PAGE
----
Making this list is never easy. Most of the difficulty stems from a perennial question that chews at the back of my brain as I contemplate each pick: Good record, but is it rock? Such a question vexes me because it seems as if marketing and the vagaries of popular taste have forced most of the best rock music these days to be labeled as something else. You can see this all up and down the list below: Kurt Vile is an indie darling even though Smoke Ring for My Halo sounds as if the kid from Philly was weaned on Tom Petty and Bruce Springsteen records. Mastodon are modern metal gods despite the fact that half the gargantuan riffs and rumbling grooves on The Hunter contain the stank-ass aroma of the 1970s: Zep, Mountain, Sabbath, Cactus, Deep Purple. Wilco are labeled all manner of things, from indie to alternative to alt-country, when in fact they're an arty pop rock band. Then there's Radiohead. Fans just love calling their heroes "experimental" and even, uh, "electronica." But let's face it, they're a modern progressive-rock band. Pink Floyd 2.0.
Once a wonderfully disheveled genre packed with delicious contradictions and irreconcilable oddities, rock has been reduced to a shell of its former self. At what point in history did rock become so small, so closed, so rigidly defined that it's no longer capable of claiming the very sounds that lie at its core? All extra-musical stuff aside, if something rolls and sways and grooves like rock, then it's rock, right?
Amid all this pernicious downsizing and splintering arrived the North Mississippi Allstars' Keys to the Kingdom, an album that will no doubt appear on a slew of blues and Americana end-of-year lists, but will probably top just a single rock list in all the land: this one. It's profoundly ironic, because the messy American experience that birthed rock is played out in the Allstars: two white beanpoles and a massive black dude from Hernando, Miss., mixing everything, including rock, funk, blues, metal, gospel and country. The Black Keys strive for a similar transmutation, but they're just too trapped inside post-indie rootlessness.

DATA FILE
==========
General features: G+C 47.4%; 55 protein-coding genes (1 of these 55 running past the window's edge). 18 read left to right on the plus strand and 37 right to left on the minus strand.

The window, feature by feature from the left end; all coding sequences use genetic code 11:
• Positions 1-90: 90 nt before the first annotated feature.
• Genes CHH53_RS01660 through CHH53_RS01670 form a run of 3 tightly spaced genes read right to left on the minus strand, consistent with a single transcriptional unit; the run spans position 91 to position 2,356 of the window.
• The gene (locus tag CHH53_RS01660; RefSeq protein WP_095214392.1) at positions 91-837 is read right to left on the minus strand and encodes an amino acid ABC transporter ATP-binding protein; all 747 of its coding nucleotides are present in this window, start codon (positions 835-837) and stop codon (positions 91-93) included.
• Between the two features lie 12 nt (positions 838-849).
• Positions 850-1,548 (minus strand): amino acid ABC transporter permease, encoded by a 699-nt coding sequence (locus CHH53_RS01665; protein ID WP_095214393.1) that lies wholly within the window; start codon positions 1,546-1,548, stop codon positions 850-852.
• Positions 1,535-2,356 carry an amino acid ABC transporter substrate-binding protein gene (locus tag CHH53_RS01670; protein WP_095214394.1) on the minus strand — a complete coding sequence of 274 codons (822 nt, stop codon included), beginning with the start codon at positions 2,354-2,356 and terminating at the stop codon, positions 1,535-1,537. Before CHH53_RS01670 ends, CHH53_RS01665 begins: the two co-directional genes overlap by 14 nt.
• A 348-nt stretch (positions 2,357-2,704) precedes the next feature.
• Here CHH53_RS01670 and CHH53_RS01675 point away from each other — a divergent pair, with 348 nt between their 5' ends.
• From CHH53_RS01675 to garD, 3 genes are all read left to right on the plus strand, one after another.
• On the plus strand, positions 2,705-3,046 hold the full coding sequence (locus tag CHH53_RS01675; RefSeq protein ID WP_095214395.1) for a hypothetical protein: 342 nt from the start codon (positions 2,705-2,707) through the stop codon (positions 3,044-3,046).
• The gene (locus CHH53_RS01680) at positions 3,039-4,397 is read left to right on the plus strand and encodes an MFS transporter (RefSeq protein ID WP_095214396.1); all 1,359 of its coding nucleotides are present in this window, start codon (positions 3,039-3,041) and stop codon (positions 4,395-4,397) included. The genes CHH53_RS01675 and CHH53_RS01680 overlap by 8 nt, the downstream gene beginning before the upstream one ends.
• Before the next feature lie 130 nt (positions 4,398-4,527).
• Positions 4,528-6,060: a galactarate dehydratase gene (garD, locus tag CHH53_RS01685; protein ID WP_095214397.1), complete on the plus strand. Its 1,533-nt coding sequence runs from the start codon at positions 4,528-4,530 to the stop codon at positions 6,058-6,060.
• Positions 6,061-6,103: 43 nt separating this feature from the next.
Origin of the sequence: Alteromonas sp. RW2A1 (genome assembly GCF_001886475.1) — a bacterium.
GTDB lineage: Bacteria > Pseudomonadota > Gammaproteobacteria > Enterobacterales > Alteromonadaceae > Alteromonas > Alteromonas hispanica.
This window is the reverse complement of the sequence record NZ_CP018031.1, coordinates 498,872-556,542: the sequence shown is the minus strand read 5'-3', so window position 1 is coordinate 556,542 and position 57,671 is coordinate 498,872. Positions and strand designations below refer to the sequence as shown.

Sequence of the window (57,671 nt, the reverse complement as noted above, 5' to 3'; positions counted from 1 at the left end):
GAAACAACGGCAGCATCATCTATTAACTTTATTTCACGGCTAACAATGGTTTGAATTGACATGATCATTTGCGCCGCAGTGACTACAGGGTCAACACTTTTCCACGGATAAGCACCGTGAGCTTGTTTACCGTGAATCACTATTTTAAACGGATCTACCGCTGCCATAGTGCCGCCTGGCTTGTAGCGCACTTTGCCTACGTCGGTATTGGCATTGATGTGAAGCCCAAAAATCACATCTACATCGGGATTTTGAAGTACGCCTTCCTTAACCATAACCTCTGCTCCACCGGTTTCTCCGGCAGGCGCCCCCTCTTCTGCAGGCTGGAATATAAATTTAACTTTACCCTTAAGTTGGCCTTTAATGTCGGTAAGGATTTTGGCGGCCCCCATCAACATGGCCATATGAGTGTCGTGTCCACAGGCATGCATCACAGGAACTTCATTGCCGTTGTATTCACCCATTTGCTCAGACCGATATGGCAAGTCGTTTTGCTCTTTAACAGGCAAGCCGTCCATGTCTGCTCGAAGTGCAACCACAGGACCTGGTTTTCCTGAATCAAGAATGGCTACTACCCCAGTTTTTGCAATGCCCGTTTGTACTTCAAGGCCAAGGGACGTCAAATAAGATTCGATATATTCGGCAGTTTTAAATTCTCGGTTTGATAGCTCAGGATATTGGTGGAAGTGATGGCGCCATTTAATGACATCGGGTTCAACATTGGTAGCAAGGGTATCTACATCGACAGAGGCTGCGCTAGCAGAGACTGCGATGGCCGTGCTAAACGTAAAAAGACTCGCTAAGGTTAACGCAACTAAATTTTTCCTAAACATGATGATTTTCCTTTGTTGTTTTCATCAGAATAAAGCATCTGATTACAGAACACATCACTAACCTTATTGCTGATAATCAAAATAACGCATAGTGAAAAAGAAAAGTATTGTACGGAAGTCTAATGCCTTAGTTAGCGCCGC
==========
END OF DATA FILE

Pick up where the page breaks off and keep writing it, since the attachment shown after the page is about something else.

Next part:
Those beanpoles are brothers Luther and Cody Dickinson; Luther also plays guitar in The Black Crowes (Chris Robinson knows a good thing when he hears it). More importantly, they're the sons of the late Jim Dickinson, a Southern producer, musician, songwriter and all-around sonic genius whose contributions to American music directly reflect the myriad complexities coursing through rock music. In the 1960s and early '70s, he played a role in the evolution of Memphis soul and the Muscle Shoals sound (his own album Dixie Fried is mandatory listening). But he also hung with The Stones and produced The Flamin' Groovies, Big Star and Alex Chilton. In other words, the guy was punk, too. For fellow music critic Edd Hurt, what made Dickinson so special was his ability to inhabit "roots music without making everybody sick of it, with humor and, for goodness' sake, real rock 'n' roll attitude."
The elder Dickinson left us in 2009, and Keys to the Kingdom is Luther and Cody's tribute to their father. The record is as expansive and wonderfully sloppy as his legacy. Production-wise, it's torn and frayed, much like The Groovies' Teenage Head and Chilton's masterful Like Flies on Sherbert. The music rages then sputters, soars then crawls, prays then grovels. It's intimate, too. Most of the time, you're not sure if you're listening to an officially released album or private recordings. And, of course, the record bleeds soul and blues. Just about every tune meditates upon death: "The Meeting" (featuring Mavis Staples), "How I Wish My Train Would Come," "Hear the Hills," "Ain't No Grave," "New Orleans Walkin' Dead."
It's weird. I wouldn't be surprised if the North Mississippi Allstars never make another record like it. It feels like it's destined to be an oddity. Nevertheless, it was the best rock album of 2011.